A REQUIEM FOR CAPP’S CORNER
The evening of Tuesday, March 31, I sat in the bar at Original Joe’s in North Beach with my friend, San Francisco Chronicle columnist Carl Nolte, and our wives, waiting for word that the lease allowing for the continuation of my favorite neighborhood saloon-restaurant, Capp’s Corner, had been signed.
Wrangling and squabbling over the lease had been going on for more than a year. At last, (we believed) this uncertainty would end. Even as we sat in Original Joe’s, attorneys, landlords, and tenants were meeting to sign the lease. Soon Maureen and Tom Ginella, the longtime proprietors of Capp’s Corner, would join us. We would pop a bottle of champagne and celebrate.
Then the axe fell. Tom called with the bad news. The deal had gone south. Tom told me he and Maureen wouldn’t be joining us for that celebratory champagne. He said more impossible demands would force Capp’s Corner to close Sunday, April 19, the final day the iconic North Beach joint would welcome customers.
As I said in my April Sketches column, I am an optimist and I thought my beloved neighborhood hangout would be around forever. Not so! Things change, and not always for the better.
THE FLAVOR OF NORTH BEACH
Brian St. Pierre and Mary Etta Moose, wife of Ed Moose who was also his partner in the long-gone Washington Square Bar & Grill, wrote a book in 1981 called The Flavor of North Beach. It was a guide to dining out in the neighborhood, listed Italian delicatessens, bakeries, and other food shops, and offered a few recipes by restaurant cooks. The book cost $5.95 and was a bargain. The Flavor of North Beach has been updated, and I bought one the other day on Amazon for a penny. Yes, a penny. How’s that for a bargain?
The original book listed 29 North Beach restaurants. Among them are 20 that are no longer operating. Maybe you remember some of these: Amelio’s, Gold Spike, Green Valley, Jovanelo’s, La Felce, La Pantera, Little Joe’s, New Pisa, Swiss Louis, Vanessi’s, Washington Square Bar & Grill — and of course, the latest casualty, Capp’s Corner. And I don’t even want to think about the Italian bakeries, butcher shops and delicatessens we’ve lost over the years.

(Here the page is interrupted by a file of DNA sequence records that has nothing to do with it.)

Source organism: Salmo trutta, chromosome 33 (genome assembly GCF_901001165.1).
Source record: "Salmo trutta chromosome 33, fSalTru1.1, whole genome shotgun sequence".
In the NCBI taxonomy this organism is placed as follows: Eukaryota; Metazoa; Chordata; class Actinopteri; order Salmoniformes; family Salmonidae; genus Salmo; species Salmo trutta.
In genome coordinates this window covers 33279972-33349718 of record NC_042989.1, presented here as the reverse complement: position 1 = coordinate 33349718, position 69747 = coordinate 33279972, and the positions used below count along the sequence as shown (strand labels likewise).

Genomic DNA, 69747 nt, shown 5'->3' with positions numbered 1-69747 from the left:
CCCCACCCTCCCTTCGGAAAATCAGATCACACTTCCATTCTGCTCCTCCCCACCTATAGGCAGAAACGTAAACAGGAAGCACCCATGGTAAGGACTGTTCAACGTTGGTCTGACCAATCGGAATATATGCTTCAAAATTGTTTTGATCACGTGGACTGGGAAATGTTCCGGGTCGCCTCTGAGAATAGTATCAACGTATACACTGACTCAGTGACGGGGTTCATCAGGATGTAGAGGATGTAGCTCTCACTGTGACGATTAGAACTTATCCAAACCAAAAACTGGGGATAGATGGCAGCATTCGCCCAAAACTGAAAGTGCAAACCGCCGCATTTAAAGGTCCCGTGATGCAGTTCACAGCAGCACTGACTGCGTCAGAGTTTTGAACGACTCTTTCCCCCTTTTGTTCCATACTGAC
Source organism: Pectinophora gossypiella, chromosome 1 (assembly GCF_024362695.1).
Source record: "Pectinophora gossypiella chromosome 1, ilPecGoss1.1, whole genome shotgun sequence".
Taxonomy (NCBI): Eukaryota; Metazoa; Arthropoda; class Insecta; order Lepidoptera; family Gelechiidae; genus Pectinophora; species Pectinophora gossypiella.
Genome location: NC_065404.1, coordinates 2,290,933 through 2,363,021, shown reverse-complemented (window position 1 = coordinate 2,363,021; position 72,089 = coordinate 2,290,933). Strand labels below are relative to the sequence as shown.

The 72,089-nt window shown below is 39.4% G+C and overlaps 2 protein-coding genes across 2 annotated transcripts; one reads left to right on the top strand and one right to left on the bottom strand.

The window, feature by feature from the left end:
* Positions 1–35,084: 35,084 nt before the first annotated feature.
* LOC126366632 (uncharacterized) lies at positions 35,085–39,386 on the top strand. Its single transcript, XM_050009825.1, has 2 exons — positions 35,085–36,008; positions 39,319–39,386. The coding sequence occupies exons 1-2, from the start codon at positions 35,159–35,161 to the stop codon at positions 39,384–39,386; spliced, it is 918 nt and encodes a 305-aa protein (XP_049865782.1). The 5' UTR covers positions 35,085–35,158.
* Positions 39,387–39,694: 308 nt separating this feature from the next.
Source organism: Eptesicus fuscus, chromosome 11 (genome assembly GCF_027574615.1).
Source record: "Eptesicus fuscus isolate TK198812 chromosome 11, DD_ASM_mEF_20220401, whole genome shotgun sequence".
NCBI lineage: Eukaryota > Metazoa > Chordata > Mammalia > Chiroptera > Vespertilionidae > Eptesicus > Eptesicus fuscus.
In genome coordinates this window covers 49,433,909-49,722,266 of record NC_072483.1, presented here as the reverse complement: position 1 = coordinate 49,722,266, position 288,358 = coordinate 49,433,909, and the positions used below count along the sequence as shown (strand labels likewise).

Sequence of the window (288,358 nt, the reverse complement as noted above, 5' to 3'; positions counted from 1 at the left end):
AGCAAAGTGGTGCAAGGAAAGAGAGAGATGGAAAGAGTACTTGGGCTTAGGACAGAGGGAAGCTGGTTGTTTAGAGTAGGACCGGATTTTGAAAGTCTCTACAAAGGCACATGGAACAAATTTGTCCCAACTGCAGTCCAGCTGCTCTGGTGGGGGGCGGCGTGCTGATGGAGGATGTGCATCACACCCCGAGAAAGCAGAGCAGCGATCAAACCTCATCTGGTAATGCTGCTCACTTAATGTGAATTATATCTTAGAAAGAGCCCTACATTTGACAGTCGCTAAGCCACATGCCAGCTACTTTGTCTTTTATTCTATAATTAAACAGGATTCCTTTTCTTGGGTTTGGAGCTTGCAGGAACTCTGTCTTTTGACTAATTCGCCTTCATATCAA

So if you have a penny to spare, you might want to get the updated version of the book. Things change so fast around here it will soon be out of date.
NO POLITICAL BAGGAGE WITH JULIE CHRISTENSEN
Recently I met our new District Three supervisor and her pup, Porter, at Caffe Puccini in North Beach. I like her. She’s energetic and a fresh voice in the neighborhood. We need that. I also like that she comes without debilitating political baggage. Lack of experience in politicians does not alarm me. Too much experience in politicians does. The more experience a politician has in office, the more alarmed I become. Frequently with political experience comes an attitude of “whatever works for me, my political cronies, sponsors, hangers-on, and the crafty lawyers — that will be my agenda, like it or not.” Julie Christensen doesn’t lack experience. She’s worked with City Hall for years as a community activist, but she is untarnished by trickery that often creeps into the political system.
MICHAEL McCOURT THE IRISH BARTENDER
My favorite bartender Michael McCourt, who holds court at Original Joe’s, celebrated his 79th birthday in February. He gave us all a bit of a scare recently. He went through a sticky patch health-wise. As I write this, McCourt is back on his feet and holding court at O.J.’s again. On the same day that McCourt gave me the good news, I heard that another Irish celebrity bartender — Seamus Coyle — most recently of Gino & Carlo, went to that glorious heavenly saloon. This saloon-centric city just can’t afford to lose any more bartenders — Irish or not.
FERLINGHETTI AT 96
Speaking of things changing, Lawrence Ferlinghetti turned 96 on March 24. We held a birthday party for him at the late, lamented Capp’s Corner in North Beach. He was in fine form. I always thought that the older you get the more conservative you become. That’s not the case with Ferlinghetti. At 96, he continues to be a challenging radical presence speaking out against a war mentality, corporate greed, and the inanities of our political system. Good for him.
At lunch he told us he has a book coming out this fall (published by Liveright & Company, a division of W. W. Norton): Writing Across the Landscape: Travel Journals (1950–2013). It features Ferlinghetti’s purposeful wanderings in Cuba in the throes of the Castro revolution, Franco’s Spain, Soviet Russia, Nicaragua under the Sandinistas, as well as adventures in Mexico, Haiti, and North Africa.
What else is new with Ferlinghetti? He’s writing a novel. When I asked if it is set in San Francisco he replied, “It’s set in the world.”
This brings to mind a favorite line from the Bob Dylan song “My Back Pages”: Ah, but I was so much older then / I’m younger than that now.